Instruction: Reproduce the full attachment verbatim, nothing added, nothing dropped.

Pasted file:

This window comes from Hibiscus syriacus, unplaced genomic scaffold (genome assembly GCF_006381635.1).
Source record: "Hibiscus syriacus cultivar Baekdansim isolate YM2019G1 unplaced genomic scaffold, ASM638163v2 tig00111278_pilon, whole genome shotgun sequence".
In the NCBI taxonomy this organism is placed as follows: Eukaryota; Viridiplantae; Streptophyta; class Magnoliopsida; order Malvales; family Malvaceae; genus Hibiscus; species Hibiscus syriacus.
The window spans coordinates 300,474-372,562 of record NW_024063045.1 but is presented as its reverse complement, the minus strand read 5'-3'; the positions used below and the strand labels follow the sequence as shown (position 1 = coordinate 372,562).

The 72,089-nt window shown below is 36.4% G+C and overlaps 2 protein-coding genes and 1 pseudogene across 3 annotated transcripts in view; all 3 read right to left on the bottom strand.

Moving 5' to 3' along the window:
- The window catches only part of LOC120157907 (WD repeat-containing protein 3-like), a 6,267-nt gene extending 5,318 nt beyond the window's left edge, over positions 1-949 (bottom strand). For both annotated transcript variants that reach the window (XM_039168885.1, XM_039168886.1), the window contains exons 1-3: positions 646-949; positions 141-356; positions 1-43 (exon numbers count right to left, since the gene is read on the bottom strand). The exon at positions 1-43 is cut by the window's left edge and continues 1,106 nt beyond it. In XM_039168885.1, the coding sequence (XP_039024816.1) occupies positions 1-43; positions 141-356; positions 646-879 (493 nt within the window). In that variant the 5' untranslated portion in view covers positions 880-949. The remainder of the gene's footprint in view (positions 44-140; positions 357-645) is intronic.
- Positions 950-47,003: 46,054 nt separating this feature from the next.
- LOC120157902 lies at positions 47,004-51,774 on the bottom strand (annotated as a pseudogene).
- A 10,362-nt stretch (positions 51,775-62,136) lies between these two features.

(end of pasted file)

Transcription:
This window comes from Hibiscus syriacus, unplaced genomic scaffold (genome assembly GCF_006381635.1).
Source record: "Hibiscus syriacus cultivar Baekdansim isolate YM2019G1 unplaced genomic scaffold, ASM638163v2 tig00111278_pilon, whole genome shotgun sequence".
In the NCBI taxonomy this organism is placed as follows: Eukaryota; Viridiplantae; Streptophyta; class Magnoliopsida; order Malvales; family Malvaceae; genus Hibiscus; species Hibiscus syriacus.
The window spans coordinates 300,474-372,562 of record NW_024063045.1 but is presented as its reverse complement, the minus strand read 5'-3'; the positions used below and the strand labels follow the sequence as shown (position 1 = coordinate 372,562).

The 72,089-nt window shown below is 36.4% G+C and overlaps 2 protein-coding genes and 1 pseudogene across 3 annotated transcripts in view; all 3 read right to left on the bottom strand.

Moving 5' to 3' along the window:
- The window catches only part of LOC120157907 (WD repeat-containing protein 3-like), a 6,267-nt gene extending 5,318 nt beyond the window's left edge, over positions 1-949 (bottom strand). For both annotated transcript variants that reach the window (XM_039168885.1, XM_039168886.1), the window contains exons 1-3: positions 646-949; positions 141-356; positions 1-43 (exon numbers count right to left, since the gene is read on the bottom strand). The exon at positions 1-43 is cut by the window's left edge and continues 1,106 nt beyond it. In XM_039168885.1, the coding sequence (XP_039024816.1) occupies positions 1-43; positions 141-356; positions 646-879 (493 nt within the window). In that variant the 5' untranslated portion in view covers positions 880-949. The remainder of the gene's footprint in view (positions 44-140; positions 357-645) is intronic.
- Positions 950-47,003: 46,054 nt separating this feature from the next.
- LOC120157902 lies at positions 47,004-51,774 on the bottom strand (annotated as a pseudogene).
- A 10,362-nt stretch (positions 51,775-62,136) lies between these two features.